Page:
Winston let out a whoop which could have been heard for miles in the caves, had there been anyone to hear it, and scooped out the pebbles, stuffing them into his pockets. He considered checking the rest of the pools, but he was too eager to get out and show Genevive.

    As he turned to go, Winston suddenly felt his blood run cold. He saw something moving at the edge of his light, where nothing should move at all. If he could have he would have extinguished the torches, but he knew that if he ever lost the light, he'd never get it back. And did he want to be alone in the dark with the shape he could barely see?

    So he tried to hide behind a large stalagmite. The shape came on, carefully stopping at each pool and waiting a moment before moving on. It paid no immediate attention to the torches or Winston, and it dawned on the ancestor of the Slade clan that the thing was blind in the normal sense. Clearly it could make its way around without help, but it wasn't using sight or smell. Winston began edging slowly away from it, and received confirmation that it could not, in fact, see him. Winston still moved very carefully, as he suspected the thing had other senses- possibly hearing, or something more outlandish.

    The creature was making its way methodically along the array of pools, and Winston realized it wouldn't be long before it reached the pool he'd just emptied. It was then that it dawned on him that these pools must be something special to this creature. Maybe it was a miner, as well. What it might do when it found one of its pools emptied was something Winston didn't care to find out. The thing might be shorter than him, but its color and the way it moved gave him the impression of something with the solidity of stone. Winston grabbed up one of the torches, made sure the rest of his equipment was secure, and headed for the exit as quickly as he dared.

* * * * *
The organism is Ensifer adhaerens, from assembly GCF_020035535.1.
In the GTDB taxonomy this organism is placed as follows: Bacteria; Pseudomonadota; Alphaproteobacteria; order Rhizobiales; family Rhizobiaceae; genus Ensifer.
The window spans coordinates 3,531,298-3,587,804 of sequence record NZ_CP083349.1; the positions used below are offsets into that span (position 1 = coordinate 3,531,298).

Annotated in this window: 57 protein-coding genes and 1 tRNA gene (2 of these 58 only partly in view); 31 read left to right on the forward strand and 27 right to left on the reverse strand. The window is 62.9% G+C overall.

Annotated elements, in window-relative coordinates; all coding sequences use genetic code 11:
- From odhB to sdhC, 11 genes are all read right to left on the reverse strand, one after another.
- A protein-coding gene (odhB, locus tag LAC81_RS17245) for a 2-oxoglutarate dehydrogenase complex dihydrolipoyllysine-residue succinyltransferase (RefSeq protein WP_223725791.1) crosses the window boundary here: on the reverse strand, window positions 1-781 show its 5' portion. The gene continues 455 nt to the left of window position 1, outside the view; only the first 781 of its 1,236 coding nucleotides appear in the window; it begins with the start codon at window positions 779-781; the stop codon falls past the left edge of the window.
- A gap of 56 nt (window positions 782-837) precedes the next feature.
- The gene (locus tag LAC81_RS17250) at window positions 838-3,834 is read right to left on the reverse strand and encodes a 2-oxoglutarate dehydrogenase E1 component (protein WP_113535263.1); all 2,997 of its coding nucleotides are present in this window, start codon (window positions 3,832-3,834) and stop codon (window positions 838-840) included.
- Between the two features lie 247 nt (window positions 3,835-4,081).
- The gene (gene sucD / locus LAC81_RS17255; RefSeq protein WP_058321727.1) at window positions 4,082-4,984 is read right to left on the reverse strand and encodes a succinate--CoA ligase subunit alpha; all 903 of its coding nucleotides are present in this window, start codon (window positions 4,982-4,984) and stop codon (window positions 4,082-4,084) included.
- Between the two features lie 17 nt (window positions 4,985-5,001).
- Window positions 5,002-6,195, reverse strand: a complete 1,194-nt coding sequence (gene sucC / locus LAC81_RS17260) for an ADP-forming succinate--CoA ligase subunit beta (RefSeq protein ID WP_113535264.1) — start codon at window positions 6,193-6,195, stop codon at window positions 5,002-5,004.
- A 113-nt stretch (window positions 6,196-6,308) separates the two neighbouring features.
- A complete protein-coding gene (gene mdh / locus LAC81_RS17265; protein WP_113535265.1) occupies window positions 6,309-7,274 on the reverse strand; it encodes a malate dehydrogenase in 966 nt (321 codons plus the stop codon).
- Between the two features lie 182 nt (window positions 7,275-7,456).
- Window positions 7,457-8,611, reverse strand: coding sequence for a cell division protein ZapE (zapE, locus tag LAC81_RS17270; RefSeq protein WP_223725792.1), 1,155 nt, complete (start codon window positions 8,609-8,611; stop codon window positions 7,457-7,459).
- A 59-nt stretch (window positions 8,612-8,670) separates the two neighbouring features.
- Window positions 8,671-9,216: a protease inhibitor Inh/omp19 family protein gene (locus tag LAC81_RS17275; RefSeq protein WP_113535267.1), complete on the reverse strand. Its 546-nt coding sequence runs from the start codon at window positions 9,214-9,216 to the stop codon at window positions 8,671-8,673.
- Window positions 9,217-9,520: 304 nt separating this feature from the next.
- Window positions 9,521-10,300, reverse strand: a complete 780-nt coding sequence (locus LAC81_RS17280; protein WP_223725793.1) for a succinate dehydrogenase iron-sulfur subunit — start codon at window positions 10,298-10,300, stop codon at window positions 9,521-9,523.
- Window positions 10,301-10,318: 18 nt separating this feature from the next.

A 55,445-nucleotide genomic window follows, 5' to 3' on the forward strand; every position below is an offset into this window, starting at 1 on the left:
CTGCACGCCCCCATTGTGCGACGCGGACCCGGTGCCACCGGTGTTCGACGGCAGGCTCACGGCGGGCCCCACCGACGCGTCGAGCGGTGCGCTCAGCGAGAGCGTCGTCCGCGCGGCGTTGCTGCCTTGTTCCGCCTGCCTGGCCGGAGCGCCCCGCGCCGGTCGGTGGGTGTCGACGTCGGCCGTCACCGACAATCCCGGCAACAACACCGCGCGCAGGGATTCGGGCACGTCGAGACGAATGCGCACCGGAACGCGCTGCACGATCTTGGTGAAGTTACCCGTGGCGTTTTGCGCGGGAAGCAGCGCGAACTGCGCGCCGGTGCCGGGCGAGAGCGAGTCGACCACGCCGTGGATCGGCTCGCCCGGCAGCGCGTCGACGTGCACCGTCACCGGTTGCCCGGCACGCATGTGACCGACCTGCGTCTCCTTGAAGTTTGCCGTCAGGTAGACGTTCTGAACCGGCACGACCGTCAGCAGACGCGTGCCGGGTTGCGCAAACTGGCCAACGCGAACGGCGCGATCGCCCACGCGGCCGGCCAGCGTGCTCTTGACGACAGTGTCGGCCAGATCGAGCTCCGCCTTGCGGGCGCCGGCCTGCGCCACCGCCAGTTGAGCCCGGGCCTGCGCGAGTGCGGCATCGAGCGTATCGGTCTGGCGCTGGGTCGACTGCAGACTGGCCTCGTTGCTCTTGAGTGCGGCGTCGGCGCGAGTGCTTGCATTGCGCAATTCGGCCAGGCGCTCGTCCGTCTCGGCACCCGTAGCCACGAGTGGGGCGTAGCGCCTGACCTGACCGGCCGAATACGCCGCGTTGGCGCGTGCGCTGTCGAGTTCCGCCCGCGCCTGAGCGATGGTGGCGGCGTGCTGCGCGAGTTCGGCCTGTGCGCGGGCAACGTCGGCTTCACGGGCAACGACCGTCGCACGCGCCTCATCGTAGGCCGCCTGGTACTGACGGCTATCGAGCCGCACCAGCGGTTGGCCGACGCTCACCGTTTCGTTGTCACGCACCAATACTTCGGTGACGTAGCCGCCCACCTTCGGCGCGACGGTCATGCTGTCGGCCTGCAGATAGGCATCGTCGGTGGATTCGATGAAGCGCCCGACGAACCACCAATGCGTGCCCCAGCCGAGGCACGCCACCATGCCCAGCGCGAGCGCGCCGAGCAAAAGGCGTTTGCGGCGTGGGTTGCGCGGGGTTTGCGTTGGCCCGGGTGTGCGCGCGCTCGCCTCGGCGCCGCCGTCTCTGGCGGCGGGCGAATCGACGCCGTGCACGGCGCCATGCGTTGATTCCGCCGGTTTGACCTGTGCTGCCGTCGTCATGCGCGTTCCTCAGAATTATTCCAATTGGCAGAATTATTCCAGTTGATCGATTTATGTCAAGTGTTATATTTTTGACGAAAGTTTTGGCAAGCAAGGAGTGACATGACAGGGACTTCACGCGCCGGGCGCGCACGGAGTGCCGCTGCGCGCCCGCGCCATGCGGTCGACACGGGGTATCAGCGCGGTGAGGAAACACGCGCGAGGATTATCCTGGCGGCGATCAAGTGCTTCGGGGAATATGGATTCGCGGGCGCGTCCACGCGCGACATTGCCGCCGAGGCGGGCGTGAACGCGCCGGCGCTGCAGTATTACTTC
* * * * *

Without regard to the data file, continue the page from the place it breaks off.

His foot struck a pebble just as he reached the tunnel, and the rattling, clicking sound echoed like thunder around the cavern. Instantly the creature's head turned in his direction, and it began walking purposefully towards him.

    Seeing that stiff-limbed mockery of a man shambling towards him, Winston panicked. He spun and dashed off, hearing something like an unoiled gate screech behind him.

    "Winston got out, of course, or we wouldn't be here to talk about it," I finished. "He and Genevive darn near moved out that day, momentarily wondering if he was atop a stairway to Hell, but the lure of money was stronger. Plus, with the relief born of escaping the things, Winston's curiosity returned."

    "Whoa, whoa, whoa!" Jodi said. "What, is this the reverse of the old bit where the city slickers play tricks on the country rube? Are you serious?"

    For answer, Adam pulled on one of the fireplace bricks, which opened a concealed vault. He reached in and tossed what he found to Jodi.

    Jodi looked at the rough pebble. "Diamonds? Here? Isn't that crazy talk?"

    I shook my head. "Turns out there's three places you find kimberlite pipes in Kentucky. One of them is in this county, not far from here. No one's ever found a diamond in Kentucky, but as near as I can figure it, the Nomes can dig into 'em at a level no one's ever reached before and there's diamonds down there."

    Jodi looked at me. "'Nomes'?"

    I blushed while the rest of the family laughed. "Ayup, Nomes indeed!" Grandpa Marlon boomed. "Old Winston called 'em kobolds, or somethin' close to that, but when little Clint saw 'em first he was readin' them Oz books an' so he started callin' them Nomes, and their leader, assumin' they got one, Ruggedo."




    "Okay, so it's silly. Still the way I think of them."

    "So," Jodi said, "these 'Nomes' or 'kobolds' have been after you guys ever since for stealing their diamonds, like a leprechaun and his gold or something?"

    "Something like that," I said. "Winston figured out a lot of stuff about them in the next few years. The reason they had a hard time tracking him was because he carried iron with him. Cold iron, he remembered, was one of the ways of dealing with the faerie folk. Most of their senses didn't do well around iron and steel. I guess they're doing some kind of electromagnetic sensing. They could hear some things and make sounds-pretty creepy ones. They don't do their tunneling themselves, they've got some kind of rockworms that do that for them. And their tunneling creates things that look just like natural caverns, complete with the formations. We're not sure yet what they actually want all those minerals for; maybe they eat them or something."